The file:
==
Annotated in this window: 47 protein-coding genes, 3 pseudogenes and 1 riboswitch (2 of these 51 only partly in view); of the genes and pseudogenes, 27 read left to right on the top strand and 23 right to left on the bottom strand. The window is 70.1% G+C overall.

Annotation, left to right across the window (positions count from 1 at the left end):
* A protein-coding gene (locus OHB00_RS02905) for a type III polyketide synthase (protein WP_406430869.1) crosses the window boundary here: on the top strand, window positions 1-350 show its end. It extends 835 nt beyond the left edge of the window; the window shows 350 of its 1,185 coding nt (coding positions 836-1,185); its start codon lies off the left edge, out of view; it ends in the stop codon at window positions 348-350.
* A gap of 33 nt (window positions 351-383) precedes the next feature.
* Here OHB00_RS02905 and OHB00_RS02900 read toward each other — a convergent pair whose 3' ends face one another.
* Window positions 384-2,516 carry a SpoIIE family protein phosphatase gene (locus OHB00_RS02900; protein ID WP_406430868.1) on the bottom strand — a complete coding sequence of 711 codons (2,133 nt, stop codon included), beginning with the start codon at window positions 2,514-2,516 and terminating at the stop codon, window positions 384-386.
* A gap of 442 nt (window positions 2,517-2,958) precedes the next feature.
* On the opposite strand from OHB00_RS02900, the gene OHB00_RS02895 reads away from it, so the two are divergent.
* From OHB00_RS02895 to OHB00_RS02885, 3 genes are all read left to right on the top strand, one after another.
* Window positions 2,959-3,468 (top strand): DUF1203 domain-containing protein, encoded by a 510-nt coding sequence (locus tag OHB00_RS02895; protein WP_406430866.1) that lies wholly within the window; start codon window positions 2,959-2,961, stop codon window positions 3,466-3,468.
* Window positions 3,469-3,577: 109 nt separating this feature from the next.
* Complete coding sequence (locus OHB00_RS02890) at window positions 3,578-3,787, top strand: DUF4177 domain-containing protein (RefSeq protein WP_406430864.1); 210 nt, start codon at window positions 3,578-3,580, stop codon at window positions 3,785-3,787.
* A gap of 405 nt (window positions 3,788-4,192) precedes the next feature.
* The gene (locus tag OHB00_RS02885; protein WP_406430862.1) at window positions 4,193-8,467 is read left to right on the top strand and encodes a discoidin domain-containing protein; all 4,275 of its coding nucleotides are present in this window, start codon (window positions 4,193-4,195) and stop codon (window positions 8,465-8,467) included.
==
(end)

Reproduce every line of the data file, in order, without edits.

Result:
Annotated in this window: 47 protein-coding genes, 3 pseudogenes and 1 riboswitch (2 of these 51 only partly in view); of the genes and pseudogenes, 27 read left to right on the top strand and 23 right to left on the bottom strand. The window is 70.1% G+C overall.

Annotation, left to right across the window (positions count from 1 at the left end):
* A protein-coding gene (locus OHB00_RS02905) for a type III polyketide synthase (protein WP_406430869.1) crosses the window boundary here: on the top strand, window positions 1-350 show its end. It extends 835 nt beyond the left edge of the window; the window shows 350 of its 1,185 coding nt (coding positions 836-1,185); its start codon lies off the left edge, out of view; it ends in the stop codon at window positions 348-350.
* A gap of 33 nt (window positions 351-383) precedes the next feature.
* Here OHB00_RS02905 and OHB00_RS02900 read toward each other — a convergent pair whose 3' ends face one another.
* Window positions 384-2,516 carry a SpoIIE family protein phosphatase gene (locus OHB00_RS02900; protein ID WP_406430868.1) on the bottom strand — a complete coding sequence of 711 codons (2,133 nt, stop codon included), beginning with the start codon at window positions 2,514-2,516 and terminating at the stop codon, window positions 384-386.
* A gap of 442 nt (window positions 2,517-2,958) precedes the next feature.
* On the opposite strand from OHB00_RS02900, the gene OHB00_RS02895 reads away from it, so the two are divergent.
* From OHB00_RS02895 to OHB00_RS02885, 3 genes are all read left to right on the top strand, one after another.
* Window positions 2,959-3,468 (top strand): DUF1203 domain-containing protein, encoded by a 510-nt coding sequence (locus tag OHB00_RS02895; protein WP_406430866.1) that lies wholly within the window; start codon window positions 2,959-2,961, stop codon window positions 3,466-3,468.
* Window positions 3,469-3,577: 109 nt separating this feature from the next.
* Complete coding sequence (locus OHB00_RS02890) at window positions 3,578-3,787, top strand: DUF4177 domain-containing protein (RefSeq protein WP_406430864.1); 210 nt, start codon at window positions 3,578-3,580, stop codon at window positions 3,785-3,787.
* A gap of 405 nt (window positions 3,788-4,192) precedes the next feature.
* The gene (locus tag OHB00_RS02885; protein WP_406430862.1) at window positions 4,193-8,467 is read left to right on the top strand and encodes a discoidin domain-containing protein; all 4,275 of its coding nucleotides are present in this window, start codon (window positions 4,193-4,195) and stop codon (window positions 8,465-8,467) included.